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By Susan A Mahalick
June 24, 2012 (Baja, California) -- Picture this if you will: views of the Pacific Ocean;  a river leading into an estuary emptying into the ocean, flanked by hills in a beautiful valley that houses about two thousand souls. Add to that the view of the village itself.
In order to enjoy all this beauty I have floor to ceiling windows on three sides. The only drawback is that the geography includes high winds much of the time from either the ocean or the desert. Mostly from the ocean, but I have observed the windows slightly bowing in high Santa Ana winds. When you understand that glass is really a liquid that is temporarily solidified, this makes more sense. They are good windows, but when the winds are that high I grab the cats and move into the bedroom for the duration until the winds die down, just in case.
The trees are all short close to the river. The river is lined with grasses that feed nearby horses, goats and sheep. The water is mostly brown and muddy looking, except for when it mirrors the sky and appears blue. The occasional free range cow wanders into this river basin and lows as if lonely and lost.
I see black raptors gliding along searching for food in pairs or threesomes every day early in the morning and evening. Sometimes I see a white raptor called a kite, which is an eagle. Got its name from hovering over the landscape looking for prey rather than gliding. I get out the binoculars when they appear as they are wondrous to observe and very pretty with their small white heads, ringed by black neckbands and white bodies.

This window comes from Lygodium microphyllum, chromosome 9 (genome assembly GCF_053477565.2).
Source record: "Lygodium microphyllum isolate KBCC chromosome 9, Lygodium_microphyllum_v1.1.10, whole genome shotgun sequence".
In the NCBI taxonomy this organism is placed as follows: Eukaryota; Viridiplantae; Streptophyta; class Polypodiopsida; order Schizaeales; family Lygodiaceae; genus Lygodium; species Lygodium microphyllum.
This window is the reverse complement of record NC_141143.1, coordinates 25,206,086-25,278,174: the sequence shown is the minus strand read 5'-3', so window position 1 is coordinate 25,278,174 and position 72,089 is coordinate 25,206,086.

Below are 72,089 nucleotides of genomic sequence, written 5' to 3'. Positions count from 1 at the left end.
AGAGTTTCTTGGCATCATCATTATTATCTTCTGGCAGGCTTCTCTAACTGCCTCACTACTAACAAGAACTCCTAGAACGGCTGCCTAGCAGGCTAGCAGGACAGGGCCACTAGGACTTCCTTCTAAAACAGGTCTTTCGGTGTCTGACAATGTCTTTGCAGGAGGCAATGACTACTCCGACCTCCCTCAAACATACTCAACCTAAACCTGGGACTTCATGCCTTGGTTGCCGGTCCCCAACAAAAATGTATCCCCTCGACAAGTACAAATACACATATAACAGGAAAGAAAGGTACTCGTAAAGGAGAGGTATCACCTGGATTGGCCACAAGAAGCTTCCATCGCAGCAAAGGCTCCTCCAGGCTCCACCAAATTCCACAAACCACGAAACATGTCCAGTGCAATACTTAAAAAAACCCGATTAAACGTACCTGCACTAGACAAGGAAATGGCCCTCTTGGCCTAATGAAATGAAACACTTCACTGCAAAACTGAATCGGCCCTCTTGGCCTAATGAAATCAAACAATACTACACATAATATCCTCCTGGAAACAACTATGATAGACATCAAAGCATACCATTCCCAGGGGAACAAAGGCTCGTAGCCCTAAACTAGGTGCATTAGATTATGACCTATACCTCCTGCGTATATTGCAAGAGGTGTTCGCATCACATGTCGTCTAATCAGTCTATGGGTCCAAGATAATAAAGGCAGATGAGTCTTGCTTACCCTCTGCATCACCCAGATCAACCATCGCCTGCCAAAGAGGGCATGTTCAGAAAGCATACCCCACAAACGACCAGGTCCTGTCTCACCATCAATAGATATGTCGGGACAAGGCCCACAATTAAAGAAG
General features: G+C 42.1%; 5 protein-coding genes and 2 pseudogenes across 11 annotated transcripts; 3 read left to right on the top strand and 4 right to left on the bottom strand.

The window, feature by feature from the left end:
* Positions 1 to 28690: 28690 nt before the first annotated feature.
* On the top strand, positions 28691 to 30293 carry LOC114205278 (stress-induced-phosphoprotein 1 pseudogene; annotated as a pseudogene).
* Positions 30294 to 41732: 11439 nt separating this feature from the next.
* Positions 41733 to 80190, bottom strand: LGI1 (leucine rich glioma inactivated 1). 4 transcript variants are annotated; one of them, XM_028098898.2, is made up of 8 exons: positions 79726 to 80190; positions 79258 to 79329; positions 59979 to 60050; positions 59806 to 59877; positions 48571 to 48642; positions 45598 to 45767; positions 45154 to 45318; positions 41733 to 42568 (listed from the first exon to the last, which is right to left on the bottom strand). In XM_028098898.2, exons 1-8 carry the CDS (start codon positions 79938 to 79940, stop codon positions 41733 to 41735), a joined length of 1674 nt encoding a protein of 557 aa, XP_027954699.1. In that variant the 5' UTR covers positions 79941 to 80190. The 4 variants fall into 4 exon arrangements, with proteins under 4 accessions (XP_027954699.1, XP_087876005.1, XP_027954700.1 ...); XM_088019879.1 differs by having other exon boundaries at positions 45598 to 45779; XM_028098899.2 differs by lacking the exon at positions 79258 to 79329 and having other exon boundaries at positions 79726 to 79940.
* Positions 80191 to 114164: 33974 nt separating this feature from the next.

At night I can hear the somewhat distant roar of the waves crashing on a wide sandy beach. The sound of what I call “yonder” dogs, which means they are not close enough to be troublesome. I seem to be able to screen out the sound most of the time from the trucks that go around the local curves using jake brakes, with air pressure, to slow down. The roosters I find crow whenever they wish instead of just at daybreak.
I moved to this top of a hill in La Misión two years and three months ago from the north end of Rosarito. It is now 2012. I used to live in Baja del Mar, a community of about 100 homes so that crossing the border 5 days a week would be reasonable.
I went from a beach side community close to downtown Rosarito, with approximately three hundred square feet of living space for two hundred dollars a month to La Misión, seventeen miles south. Midway between Rosarito and Ensenada. Now I have about five hundred square feet of living space for three hundred a month. My utilities are a flat twenty dollars a month. My landlord has realized I am indeed frugal with resources, unlike many Americans who move here from California. His name is Zapata.
Zapata built all three structures, one for his family. The one I occupy with a domed ceiling topped off by stained glass. There is an apartment below me that is the same size I have not yet seen.
Zapata is a master builder in my opinion. Everything is snug and not a crack appears anywhere. All are built on bedrock which keeps the structures from shifting. He started out carrying everything up this hill in his pockets as he did not own a car. Then he bought a donkey and his neighbor, Gaspar, helped him bring here from Ensenada. The burro was named Tiburcio. He would carry up the blocks for the foundation and structure of his home. It took twelve hundred blocks to build it. The other structure was much easier as by then he had a vehicle.
He lives with his wife, Mireya and their baby, Ingrid. We are all quiet and respectful up here on this amazing hill in La Misión.

Where I am lucky to live. 



Pena Nieto is set to become nation's next President, according to preliminary vote count. Election draws voters from U.S.: Mexicans in Southern California travel to Tijuana to cast ballots.

La Mision, in Baja California

Susan, what a beautiful story! I have been to the area a number of times, and I marvel at the beauty and tranquility of the area. I am looking forward to writing a review of your book.